Attention Deficit Disorders (ADD) and Attention Deficit Hyperactivity Disorder (ADHD)- Instructional Strategies and Behavioral Strategies
More tips to increase self-control with ADHD students in elementary school.
- Use a kitchen timer to indicate periods of intense independent work and reinforce the class for appropriate behavior during this period. Start with brief periods (5-10 minutes) and gradually increase the period as the class demonstrates success. When necessary, develop contracts with an individual student and her/his parents to reinforce a few specific behaviors.
- Set hourly, daily, weekly, or monthly goals depending on the reinforcement needs of the ADHD student. Provide frequent feedback on the attention deficit student's progress toward these goals.
- Provide a changing array of backup rewards or privileges so that ADD ADHD students do not "burn out" on a particular system. For example, students can earn tickets for a daily or weekly raffle for the display of positive behavior.
- To improve out-of-the-classroom behavior, allow the class to earn a reward based on he compliments they receive on their behavior from other teachers, lunchroom staff, playground aides and principals.
- Avoid giving the whole class negative consequences based on the ADHD child's behavior. The Attention Deficit child, as well as the whole class, can benefit from implementation of social skills curriculum for the entire class.
- Modeling and requiring the children to use a systematic method of talking through classroom conflicts and problems can be particularly valuable for the ADD ADHD child.
- Praise specific behaviors. For example, "I like how you wrote down all your assignments correctly," rather than, "Good boy!"
- Use visual and auditory cues as behavioral reminders. For example, have two large jars at the front of the room, with one filled with marbles or some other object. When the class is behaving appropriately, move some marbles to the other jar and let the students know that when the empty jar is filled they can earn a reward.
- Frequently move about the room, manage by "walking around." When you catch your ADD ADHD student working on-task, reward him with a simple wink or smile. "I like the way that you are working hard" goes a long way with Attention Deficit students.
- With students who can be quite volatile and may initially refuse negative consequences (such as refusing to go to time-out), set a kitchen timer for a brief period (1-2 minutes) after refusal has occurred. Explain to the child that the child can use the two minutes to decide if she/he will go to time out on her/his own or if more serious consequence must be imposed. Several experienced teachers insist this method has successfully reduced the extent to which they have had to physically enforce certain negative consequences with students and seems to de-escalate the situation.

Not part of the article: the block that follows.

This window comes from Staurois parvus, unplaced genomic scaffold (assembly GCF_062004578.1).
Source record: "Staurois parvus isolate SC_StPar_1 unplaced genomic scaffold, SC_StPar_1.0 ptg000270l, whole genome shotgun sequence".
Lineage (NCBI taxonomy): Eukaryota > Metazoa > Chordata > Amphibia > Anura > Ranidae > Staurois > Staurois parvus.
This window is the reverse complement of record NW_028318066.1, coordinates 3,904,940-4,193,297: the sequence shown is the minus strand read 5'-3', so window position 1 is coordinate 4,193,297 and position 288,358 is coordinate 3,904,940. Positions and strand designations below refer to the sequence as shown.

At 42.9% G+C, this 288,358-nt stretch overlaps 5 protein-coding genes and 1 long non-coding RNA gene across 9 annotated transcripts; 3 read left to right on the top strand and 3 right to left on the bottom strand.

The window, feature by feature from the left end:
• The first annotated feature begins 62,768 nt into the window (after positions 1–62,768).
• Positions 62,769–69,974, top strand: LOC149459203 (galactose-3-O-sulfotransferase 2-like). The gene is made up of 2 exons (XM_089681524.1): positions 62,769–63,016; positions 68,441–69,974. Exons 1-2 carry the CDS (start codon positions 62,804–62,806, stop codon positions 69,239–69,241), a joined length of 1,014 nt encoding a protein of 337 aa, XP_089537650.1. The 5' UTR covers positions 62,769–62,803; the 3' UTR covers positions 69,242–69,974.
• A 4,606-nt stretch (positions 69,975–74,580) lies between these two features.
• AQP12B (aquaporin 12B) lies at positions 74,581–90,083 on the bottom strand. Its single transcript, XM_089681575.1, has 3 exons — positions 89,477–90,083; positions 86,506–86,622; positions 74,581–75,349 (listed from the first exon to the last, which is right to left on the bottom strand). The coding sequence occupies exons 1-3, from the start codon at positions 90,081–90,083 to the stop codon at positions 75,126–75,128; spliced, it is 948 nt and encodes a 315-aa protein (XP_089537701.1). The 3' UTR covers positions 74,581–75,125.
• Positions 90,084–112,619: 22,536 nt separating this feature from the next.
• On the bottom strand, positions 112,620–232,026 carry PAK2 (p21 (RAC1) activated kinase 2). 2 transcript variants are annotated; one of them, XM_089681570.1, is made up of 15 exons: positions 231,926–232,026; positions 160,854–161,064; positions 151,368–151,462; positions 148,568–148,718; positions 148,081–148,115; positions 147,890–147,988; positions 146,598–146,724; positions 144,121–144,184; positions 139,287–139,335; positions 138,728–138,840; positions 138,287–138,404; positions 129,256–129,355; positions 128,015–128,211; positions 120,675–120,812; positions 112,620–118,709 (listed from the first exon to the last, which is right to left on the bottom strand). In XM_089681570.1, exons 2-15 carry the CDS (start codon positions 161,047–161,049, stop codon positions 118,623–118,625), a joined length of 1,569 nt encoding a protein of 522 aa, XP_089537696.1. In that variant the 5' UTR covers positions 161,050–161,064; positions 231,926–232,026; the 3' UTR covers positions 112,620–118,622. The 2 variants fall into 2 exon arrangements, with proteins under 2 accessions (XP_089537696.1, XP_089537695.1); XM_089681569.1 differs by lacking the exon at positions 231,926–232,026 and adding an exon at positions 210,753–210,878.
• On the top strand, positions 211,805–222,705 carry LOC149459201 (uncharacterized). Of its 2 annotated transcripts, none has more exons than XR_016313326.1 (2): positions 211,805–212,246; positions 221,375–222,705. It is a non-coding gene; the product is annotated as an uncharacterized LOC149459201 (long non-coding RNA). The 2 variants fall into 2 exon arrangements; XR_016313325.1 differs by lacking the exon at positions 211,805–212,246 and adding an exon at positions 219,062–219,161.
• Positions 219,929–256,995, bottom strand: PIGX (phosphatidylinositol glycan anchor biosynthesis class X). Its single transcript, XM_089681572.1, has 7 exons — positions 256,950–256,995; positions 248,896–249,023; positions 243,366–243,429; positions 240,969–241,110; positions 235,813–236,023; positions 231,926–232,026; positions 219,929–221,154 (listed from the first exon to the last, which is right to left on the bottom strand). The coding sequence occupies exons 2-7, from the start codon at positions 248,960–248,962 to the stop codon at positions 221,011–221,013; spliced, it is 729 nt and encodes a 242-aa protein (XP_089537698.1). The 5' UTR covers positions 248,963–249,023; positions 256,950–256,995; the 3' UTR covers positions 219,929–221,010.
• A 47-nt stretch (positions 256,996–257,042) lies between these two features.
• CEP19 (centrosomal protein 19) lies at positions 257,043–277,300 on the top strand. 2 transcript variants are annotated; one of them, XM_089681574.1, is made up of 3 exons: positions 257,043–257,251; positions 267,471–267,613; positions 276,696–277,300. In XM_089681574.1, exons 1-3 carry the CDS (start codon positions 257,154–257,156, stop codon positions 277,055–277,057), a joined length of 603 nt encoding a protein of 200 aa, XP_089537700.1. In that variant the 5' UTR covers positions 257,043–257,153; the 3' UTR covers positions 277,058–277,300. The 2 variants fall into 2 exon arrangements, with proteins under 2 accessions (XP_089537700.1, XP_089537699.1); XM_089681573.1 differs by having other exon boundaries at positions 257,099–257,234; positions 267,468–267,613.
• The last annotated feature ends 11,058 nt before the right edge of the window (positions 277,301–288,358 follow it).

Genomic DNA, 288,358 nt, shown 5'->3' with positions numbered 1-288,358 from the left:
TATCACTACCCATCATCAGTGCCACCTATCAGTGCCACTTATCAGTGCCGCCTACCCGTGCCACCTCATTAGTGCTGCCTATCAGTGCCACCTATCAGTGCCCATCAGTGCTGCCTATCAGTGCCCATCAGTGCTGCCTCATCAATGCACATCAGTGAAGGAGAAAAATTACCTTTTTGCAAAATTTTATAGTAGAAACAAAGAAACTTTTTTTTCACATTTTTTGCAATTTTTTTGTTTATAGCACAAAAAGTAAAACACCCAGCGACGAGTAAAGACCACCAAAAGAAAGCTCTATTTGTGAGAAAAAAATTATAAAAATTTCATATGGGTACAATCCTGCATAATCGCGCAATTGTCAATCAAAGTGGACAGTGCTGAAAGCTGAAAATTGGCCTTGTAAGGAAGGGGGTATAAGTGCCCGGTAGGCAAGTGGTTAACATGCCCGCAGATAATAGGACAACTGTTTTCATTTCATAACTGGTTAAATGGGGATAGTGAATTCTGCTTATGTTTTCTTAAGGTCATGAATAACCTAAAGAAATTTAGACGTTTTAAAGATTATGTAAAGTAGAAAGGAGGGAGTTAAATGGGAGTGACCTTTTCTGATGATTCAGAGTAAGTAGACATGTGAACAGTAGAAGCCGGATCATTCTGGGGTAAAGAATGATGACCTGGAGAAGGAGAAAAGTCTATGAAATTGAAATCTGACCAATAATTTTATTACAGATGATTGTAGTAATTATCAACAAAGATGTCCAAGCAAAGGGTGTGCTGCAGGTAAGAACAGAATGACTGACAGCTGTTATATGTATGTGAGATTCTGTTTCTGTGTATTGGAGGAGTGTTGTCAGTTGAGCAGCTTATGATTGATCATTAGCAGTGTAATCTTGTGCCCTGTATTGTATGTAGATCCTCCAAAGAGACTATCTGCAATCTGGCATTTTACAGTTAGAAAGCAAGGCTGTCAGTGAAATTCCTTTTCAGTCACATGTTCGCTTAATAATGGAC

- Elementary School and ADHD: Improving Social Skills Provide a safe environment for the child with ADD ADHD. Make sure the child knows you are his friend and you are there to help him. Treat him with respect. Never belittle him in front of his peers. Both he and the other children know that he stands out, and if the teacher belittles the child, then the rest of the children will see that as permission from the teacher to belittle the child as well. Children can be cruel. Students with attention deficit disorder can experience many difficulties in the social area, especially with peer relationships. They tend to have trouble picking up social cues, they act impulsively, have limited self-awareness of their effect on others, display delayed role-taking ability, and over-personalize other's actions as being criticism, and tend not to recognize positive feedback.
- ADD ADHD students tend to play better with younger or older children when their roles are clearly defined.
- These attention deficit students tend to repeat self-defeating social behavior patterns and not learn from experience.
- Conversationally, they may ramble and say embarrassing things to peers.
- Areas and time-periods with less structure and less supervision, such as the playground and class parties, can be a problem. Students with good social awareness and who like to be helpful can be paired with the ADD ADHD child to help. This pairing can take the form of being a "study buddy", doing activities/projects, or playing on the playground.